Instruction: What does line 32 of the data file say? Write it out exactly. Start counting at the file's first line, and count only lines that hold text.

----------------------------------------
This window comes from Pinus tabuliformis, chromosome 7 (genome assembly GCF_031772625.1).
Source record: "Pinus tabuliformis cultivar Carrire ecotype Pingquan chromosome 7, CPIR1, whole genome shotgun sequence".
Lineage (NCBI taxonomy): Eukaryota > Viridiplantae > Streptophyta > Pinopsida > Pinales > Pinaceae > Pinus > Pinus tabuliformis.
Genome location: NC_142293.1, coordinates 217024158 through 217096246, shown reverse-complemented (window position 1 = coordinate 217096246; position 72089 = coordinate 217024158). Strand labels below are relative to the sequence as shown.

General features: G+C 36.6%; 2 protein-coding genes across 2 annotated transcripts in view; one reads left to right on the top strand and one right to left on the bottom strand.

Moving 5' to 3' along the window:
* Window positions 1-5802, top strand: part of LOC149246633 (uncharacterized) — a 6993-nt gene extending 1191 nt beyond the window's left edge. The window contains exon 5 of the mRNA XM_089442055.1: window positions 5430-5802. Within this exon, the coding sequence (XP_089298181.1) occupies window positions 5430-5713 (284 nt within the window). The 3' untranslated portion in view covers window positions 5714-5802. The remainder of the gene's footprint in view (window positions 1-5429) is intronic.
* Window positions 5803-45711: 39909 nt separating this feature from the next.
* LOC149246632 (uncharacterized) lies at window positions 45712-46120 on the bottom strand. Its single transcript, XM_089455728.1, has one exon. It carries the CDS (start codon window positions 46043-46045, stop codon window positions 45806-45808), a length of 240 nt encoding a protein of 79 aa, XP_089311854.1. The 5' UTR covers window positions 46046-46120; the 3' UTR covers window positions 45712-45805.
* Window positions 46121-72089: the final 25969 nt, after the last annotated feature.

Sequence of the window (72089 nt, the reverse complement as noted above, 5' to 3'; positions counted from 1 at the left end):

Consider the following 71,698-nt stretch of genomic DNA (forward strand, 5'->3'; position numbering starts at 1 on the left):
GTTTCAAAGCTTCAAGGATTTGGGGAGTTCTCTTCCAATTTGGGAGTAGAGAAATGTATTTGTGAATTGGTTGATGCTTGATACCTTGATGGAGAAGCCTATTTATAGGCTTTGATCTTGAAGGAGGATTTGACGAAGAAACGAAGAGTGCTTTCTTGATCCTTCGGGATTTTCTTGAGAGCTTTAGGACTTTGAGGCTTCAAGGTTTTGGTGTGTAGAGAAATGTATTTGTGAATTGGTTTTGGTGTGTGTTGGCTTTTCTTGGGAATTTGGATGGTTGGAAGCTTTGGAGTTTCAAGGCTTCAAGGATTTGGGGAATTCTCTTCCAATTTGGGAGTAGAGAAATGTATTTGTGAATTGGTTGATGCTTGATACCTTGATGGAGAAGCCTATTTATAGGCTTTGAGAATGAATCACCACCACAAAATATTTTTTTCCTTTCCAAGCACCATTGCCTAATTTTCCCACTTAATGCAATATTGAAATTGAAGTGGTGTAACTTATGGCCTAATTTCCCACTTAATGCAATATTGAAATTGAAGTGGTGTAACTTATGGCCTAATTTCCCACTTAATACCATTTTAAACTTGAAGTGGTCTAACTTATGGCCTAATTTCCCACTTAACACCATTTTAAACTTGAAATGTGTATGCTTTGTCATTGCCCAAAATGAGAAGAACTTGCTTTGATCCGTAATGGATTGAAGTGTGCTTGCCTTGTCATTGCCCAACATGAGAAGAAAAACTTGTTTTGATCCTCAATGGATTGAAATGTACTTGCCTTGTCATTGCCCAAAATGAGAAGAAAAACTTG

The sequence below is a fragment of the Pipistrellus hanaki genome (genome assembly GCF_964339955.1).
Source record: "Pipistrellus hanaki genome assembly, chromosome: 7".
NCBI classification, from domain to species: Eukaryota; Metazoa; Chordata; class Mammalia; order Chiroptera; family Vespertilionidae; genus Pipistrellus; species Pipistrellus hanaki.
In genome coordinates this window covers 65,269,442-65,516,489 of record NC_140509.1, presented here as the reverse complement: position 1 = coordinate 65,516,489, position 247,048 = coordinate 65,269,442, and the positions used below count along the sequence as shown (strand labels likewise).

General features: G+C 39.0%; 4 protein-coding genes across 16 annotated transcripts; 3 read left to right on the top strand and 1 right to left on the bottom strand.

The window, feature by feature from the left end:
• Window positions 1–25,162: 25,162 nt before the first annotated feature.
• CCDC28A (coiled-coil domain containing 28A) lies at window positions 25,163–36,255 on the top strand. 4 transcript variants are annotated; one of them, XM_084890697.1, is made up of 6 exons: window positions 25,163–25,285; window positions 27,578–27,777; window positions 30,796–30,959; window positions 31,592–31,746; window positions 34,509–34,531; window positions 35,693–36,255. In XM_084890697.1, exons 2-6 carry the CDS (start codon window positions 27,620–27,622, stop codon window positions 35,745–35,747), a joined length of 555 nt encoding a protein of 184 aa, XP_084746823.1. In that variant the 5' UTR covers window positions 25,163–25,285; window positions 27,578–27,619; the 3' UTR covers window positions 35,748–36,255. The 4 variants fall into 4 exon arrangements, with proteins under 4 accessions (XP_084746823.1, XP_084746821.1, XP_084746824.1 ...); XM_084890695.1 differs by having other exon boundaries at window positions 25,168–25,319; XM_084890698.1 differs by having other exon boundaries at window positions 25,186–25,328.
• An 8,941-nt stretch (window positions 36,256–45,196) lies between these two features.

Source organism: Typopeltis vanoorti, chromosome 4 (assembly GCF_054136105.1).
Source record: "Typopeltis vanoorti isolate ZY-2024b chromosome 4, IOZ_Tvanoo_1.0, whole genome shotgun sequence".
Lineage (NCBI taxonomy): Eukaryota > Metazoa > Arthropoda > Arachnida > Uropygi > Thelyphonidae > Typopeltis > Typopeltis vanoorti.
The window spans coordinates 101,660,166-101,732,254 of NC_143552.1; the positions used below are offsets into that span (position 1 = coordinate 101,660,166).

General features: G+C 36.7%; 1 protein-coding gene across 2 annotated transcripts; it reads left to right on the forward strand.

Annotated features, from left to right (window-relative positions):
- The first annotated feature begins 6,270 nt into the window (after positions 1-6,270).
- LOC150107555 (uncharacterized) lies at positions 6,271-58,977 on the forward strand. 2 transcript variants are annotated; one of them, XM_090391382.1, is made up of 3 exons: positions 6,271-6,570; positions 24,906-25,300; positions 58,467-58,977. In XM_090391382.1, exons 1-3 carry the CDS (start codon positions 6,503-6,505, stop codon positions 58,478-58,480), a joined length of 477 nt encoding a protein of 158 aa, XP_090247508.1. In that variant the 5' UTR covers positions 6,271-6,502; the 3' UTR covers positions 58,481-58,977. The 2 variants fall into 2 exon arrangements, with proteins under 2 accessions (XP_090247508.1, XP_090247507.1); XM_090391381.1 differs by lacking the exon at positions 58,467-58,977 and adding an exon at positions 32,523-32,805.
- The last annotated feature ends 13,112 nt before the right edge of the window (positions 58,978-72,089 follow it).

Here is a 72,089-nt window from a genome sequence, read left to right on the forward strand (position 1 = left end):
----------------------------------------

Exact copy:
Here is a 72,089-nt window from a genome sequence, read left to right on the forward strand (position 1 = left end):